Unlike many space-based and ground telescopes, there is no time formally allocated by the SOHO program for observing proposals on individual instruments; interested parties can contact the instrument teams via e-mail and the SOHO website to request time via that instrument team's internal processes (some of which are quite informal, provided that the ongoing reference observations are not disturbed). A formal process (the "JOP" program) does exist for using multiple SOHO instruments collaboratively on a single observation. JOP proposals are reviewed at the quarterly Science Working Team (SWT) meetings, and JOP time is allocated at monthly meetings of the Science Planning Working Group. First results were presented in Solar Physics, volumes 170 and 175 (1997), edited by B. Fleck and Z. Švestka.

Comet discovery

Comet discoveries[13][14]

As a consequence of its observing the Sun, SOHO (specifically the LASCO instrument) has inadvertently allowed the discovery of comets by blocking out the Sun's glare. Approximately one-half of all known comets have been spotted by SOHO, discovered over the last 15 years by over 70 people representing 18 different countries searching through the publicly available SOHO images online. Michał Kusiak of the Polish Jagiellonian University (Uniwersytet Jagielloński) discovered SOHO's 1999th and 2000th comets on December 26, 2010.[15] SOHO had discovered over 2700 comets by April 2014,[2][16] with an average discovery rate of one every 2.59 days.[17] In September 2015, SOHO discovered its 3000th comet.[18]

Amateur astronomer Mike Oates' discovery of over 140 comets in the SOHO data[19] resulted in the minor planet "68948 Mikeoates" being named after him; this was used by lexicographer Erin McKean in her TED talk as an example of how Internet users can contribute to collections.[20]

SOHO 2198 is a sungrazing comet discovered by Indian amateur astronomer Salil Mulye and Polish astronomer Szymon Liwo[21] by analyzing data from SOho. The Large Angle and Spectrometric Coronagraph aboard SOHO is used to capture digital images of the Sun. One such sungrazing comet, SOHO 2198, was discovered using LASCO images. This sungrazer belongs to a family called Kreutz Sungrazers, which usually disintegrate after discovery.[22] With this discovery on December 13, 2011, Mulye became the second Indian to discover a sungrazing comet.[23]

Instrument contributors

The Max Planck Institute for Solar System Research contributed to SUMER, LASCO, and CELIAS instruments. The Smithsonian Astrophysical Observatory built the UVCS instrument. The Lockheed Martin Solar and Astrophysics Laboratory (LMSAL) built the MDI instrument in collaboration with the solar group at Stanford University. The Institut d'Astrophysique Spatiale is the principal investigator of GOLF and EIT, with a strong contribution to SUMER. A complete list of all the instruments, with links to their home institutions, is available at the SOHO Website.

See also


  1. "SOHO (Solar and Heliospheric Observatory)". ESA eoPortal. Retrieved April 12, 2016.
  2. "3,000th Comet Spotted by Solar and Heliospheric Observatory (SOHO)". NASA. Retrieved September 15, 2015. (2,703 discoveries as of 21 April 2014)
  3. Frazier, Sarah (June 16, 2020). "4,000th Comet Discovered by ESA & NASA Solar Observatory". NASA. Retrieved February 12, 2021.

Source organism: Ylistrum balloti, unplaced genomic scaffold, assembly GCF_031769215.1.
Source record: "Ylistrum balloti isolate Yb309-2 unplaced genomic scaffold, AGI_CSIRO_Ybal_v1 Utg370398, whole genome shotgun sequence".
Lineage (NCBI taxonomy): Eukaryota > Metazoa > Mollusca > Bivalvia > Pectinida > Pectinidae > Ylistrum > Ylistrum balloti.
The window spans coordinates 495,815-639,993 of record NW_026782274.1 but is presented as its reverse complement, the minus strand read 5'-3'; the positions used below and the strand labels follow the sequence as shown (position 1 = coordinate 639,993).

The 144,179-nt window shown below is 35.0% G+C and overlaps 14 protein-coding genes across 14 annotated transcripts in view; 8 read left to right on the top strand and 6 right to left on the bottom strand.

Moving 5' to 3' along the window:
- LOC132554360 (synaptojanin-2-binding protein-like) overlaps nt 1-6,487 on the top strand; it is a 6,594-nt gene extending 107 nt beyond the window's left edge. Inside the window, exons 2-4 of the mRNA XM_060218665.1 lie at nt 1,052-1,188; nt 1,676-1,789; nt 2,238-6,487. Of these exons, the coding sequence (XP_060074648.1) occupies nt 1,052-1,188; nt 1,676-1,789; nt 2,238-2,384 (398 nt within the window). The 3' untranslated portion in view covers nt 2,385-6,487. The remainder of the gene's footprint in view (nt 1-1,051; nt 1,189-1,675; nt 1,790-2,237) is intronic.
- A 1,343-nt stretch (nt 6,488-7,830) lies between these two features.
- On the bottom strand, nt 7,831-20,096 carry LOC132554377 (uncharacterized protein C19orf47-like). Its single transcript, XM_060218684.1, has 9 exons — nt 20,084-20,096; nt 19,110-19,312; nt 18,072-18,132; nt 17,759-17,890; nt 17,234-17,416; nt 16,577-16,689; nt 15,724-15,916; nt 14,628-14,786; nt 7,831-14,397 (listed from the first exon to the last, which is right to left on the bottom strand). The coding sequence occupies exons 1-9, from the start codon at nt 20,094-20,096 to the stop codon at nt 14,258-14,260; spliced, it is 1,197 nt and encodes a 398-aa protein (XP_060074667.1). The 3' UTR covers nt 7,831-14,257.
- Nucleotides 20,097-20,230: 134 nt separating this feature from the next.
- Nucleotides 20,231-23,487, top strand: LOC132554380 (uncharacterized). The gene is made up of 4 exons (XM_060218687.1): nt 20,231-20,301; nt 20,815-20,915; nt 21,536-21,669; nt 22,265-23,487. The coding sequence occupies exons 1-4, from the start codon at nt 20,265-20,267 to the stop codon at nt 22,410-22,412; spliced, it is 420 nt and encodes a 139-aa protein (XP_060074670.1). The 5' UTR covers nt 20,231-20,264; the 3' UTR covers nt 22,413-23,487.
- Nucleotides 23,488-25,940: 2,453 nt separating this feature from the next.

4. Green light for continued operations of ESA science missions
  5. "Antenna anomaly may affect SOHO scientific data transmission". ESA news. June 24, 2003. Retrieved March 14, 2005.
  6. "SOHO's antenna anomaly: things are much better than expected". ESA news. July 2, 2003. Retrieved March 14, 2005.
  7. SOHO "Mission Interruption Joint NASA/ESA Investigation Board Final Report." NASA. Retrieved: March 12, 2018.
  8. David, Leonard (May 1999). "Saving SOHO" (PDF). Aerospace America.
  9. "SOHO's Recovery: An Unprecedented Success Story" (PDF). European Space Agency. Retrieved March 12, 2018.
  10. Domingo, V., Fleck, B., Poland, A. I., Solar Physics 162, 1--37 (1995)
  11. Fleck B (1997). "First Results from SOHO". Rev Modern Astron. 10: 273–96. Bibcode:1997RvMA...10..273F.
  12. "MDI Web Page". Retrieved January 16, 2019.
  13. Karl Battams [@SungrazerComets] (April 16, 2014). "These are SOHO discovery counts in the past few years: 2013: 213, 2012: 222, 2011: 216, 2010: 209 ... consistent!" (Tweet) via Twitter.
  14. Karl Battams [@SungrazerComets] (January 2, 2013). "The SOHO comet discovery rate has been remarkably consistent over past 3yrs: 2010: 222 comets, 2011: 213, 2012: 219" (Tweet) via Twitter.
  15. SOHO's 2000th Comet Spotted By Student, SOHO Hotshots, December 28, 2010
  16. Karl Battams [@SungrazerComets] (April 21, 2014). "As of Apr 21, 2014, the @ESA/@NASA SOHO satellite comet discovery count stands at 2,703! #Sungrazers" (Tweet) via Twitter.
  17. Karl Battams [@SungrazerComets] (October 19, 2012). "Since the @ESA/@NASA SOHO mission launched in 1995, it has discovered a new comet every 2.59-days on average!" (Tweet) via Twitter.
  18. Mike well, (September 16, 2015). "Whoa! Sun-Watching Spacecraft Finds 3,000th Comet". Retrieved September 16, 2015.
  19. Mike's SOHO Comet Hunt
  20. video time 12:36-13:06
  21. "SOHO Comets 2011".
  22. "Spacecraft Discovers Thousands of Doomed Comets - NASA Science". Retrieved October 26, 2015.
  23. . "Salil Mulye : 2nd Indian Discoverer of SOHO comet". Khagol Mandal.